Wednesday, March 19, 2008


In our previous discussion on the nature of savings and lending one issue that was intentionally glossed over was that of interest rates. Interest rates are central to economics. A direct recognition of this fact is that all major treatises have, in some way or the other, included the term interest in the title. Consider Keynes' General Theory of Employment, Interest, and Money, Mises' Theory of Money and Credit, or Bohm-Bawerk's Capital and Interest.

Expectedly, each school has a unique perspective. The Austrian school largely differentiates itself based on the richness of its theory of capital and interest. However, before we discuss the Austrian theory of interest, it might be instructive to examine the nature of interest by invoking as little economics as possible.

Dimensional Analysis of Interest Rates

When posed the question "what is interest?", one common response is that it is the price of money. This is not true. The price of money, like any other good, is the amount of something else that must be traded for it. To see this, consider the converse: what is the price of a tomato? Well, it is the number of dollars that must be given up in exchange for a tomato. Ok, how about the price of a banana? Again, it is the number of dollars that must be given up in exchange for a banana. Because dollars are money the price of all goods is expressed in dollars, whereas the price of dollars is expressed in other goods.

Returning to the tomato, let's say its price is 2 dollars. Price = 2 dollars per tomato. Expressed this way, we find that the price of a tomato has dimensions. Recall from high school physics that all statements about reality have dimensions. Dimensions give meaning beyond the mere quantity. To say I am 6 tall, or 70 tall is meaningless. I should say that I am 6 feet tall, or 70 inches tall. The dimension of my height is length, expressed in feet or inches. Similarly, the price of a tomato has dimensions dollars per tomato. Price = 2 $/tomato. The same is true for bananas. Price = 4 $/banana. In general, the dollar price of X has dimensions $/X. Price = y $/X. Taking the reciprocal, we get: price = 1/y X/$. Price of what? Why, of dollars, of course! By this simple mathematical argument, we determine that the price of dollars is the amount of good X (happens to be 1/y) that must be trade for one dollar. Thus, while the prices of all goods is expressed in dollars, the price of dollars is expressed in terms of other goods. We can further extend this by noting that if the dollar price of tomatoes is 2 and the dollar price of bananas is 4, then the tomato price of bananas -- the number of tomatoes that must be exchanged for one banana -- is 2: 1/2 tomato/$ x 4 $/banana = 2 tomatoes/banana.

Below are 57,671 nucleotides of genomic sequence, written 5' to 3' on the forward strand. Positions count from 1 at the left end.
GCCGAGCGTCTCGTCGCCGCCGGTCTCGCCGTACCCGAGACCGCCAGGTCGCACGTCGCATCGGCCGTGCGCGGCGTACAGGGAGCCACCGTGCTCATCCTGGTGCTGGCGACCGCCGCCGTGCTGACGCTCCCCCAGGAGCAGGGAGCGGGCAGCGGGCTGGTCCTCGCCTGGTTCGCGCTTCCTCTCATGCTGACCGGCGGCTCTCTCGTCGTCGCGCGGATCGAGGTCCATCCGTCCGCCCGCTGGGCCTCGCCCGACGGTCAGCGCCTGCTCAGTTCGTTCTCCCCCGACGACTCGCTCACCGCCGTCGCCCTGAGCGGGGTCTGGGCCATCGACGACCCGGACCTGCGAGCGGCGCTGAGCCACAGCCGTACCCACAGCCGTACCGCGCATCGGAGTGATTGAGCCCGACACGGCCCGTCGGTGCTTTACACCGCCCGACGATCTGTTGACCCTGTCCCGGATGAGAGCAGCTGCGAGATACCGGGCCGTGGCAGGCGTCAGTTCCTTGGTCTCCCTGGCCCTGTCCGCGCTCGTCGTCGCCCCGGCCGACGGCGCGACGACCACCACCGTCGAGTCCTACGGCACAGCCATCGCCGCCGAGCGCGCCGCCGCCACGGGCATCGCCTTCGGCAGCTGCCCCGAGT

So what has this musings about dimensions taught us about interest rates? Well, what are the dimensions of interest rates? Look up any financial source and you will find interest rates quoted as r % per year. Dimensions = 1/year. Thus, without invoking any economics, we can determine that interest rates are the price of time. Economics enters the picture when we begin to question why time has value, and how one determines that value.

Why Time Has Value

Time has value because, all else equal, humans prefer consumption sooner than later. This concept is known as time preference. Historically, the charging of interest, or usury as it was pejoratively referred to, has been much maligned by the church, Marxists, and others. There is no reason for this myopic prejudice. Interest is a natural phenomenon that arises from the voluntary interactions of individuals expressing their subjective preferences.

Robert Murphy discusses this concept in his article Why Do Capitalists Earn Interest Income:
Since no one would be willing to give $10,000 now in exchange for a promise of $1,000 payments for each of the next ten years, it naturally follows that no one would pay $10,000 for our hypothetical tractor. Because of this fact—that present goods are worth more than future goods—the tractor can be purchased for less than $10,000
Robert Murphy also has a great article on Bohm-Bawerks critique of the exploitation theory of interest.

Determining The Price of Time

The concept of time preference is intuitive and should resonate with the reader. The harder question to answer is how one puts a price on time. Wikipedia defines interest as "a fee paid on borrowed capital"; the operative term being capital. Capital is real wealth (tangible physical goods), not paper claims to wealth. In essence, the holder of capital through the act of saving is foregoing consumption today for consumption in the future. He demands payment for this because of his time preference. That the borrower acquiesces to his demand is a result of the wealth generation process: the borrower expects, by acquiring capital today, to be able to repay that capital plus interest in the future. It is the interaction of these two phenomena that established the price of time as the marginal efficiency of capital.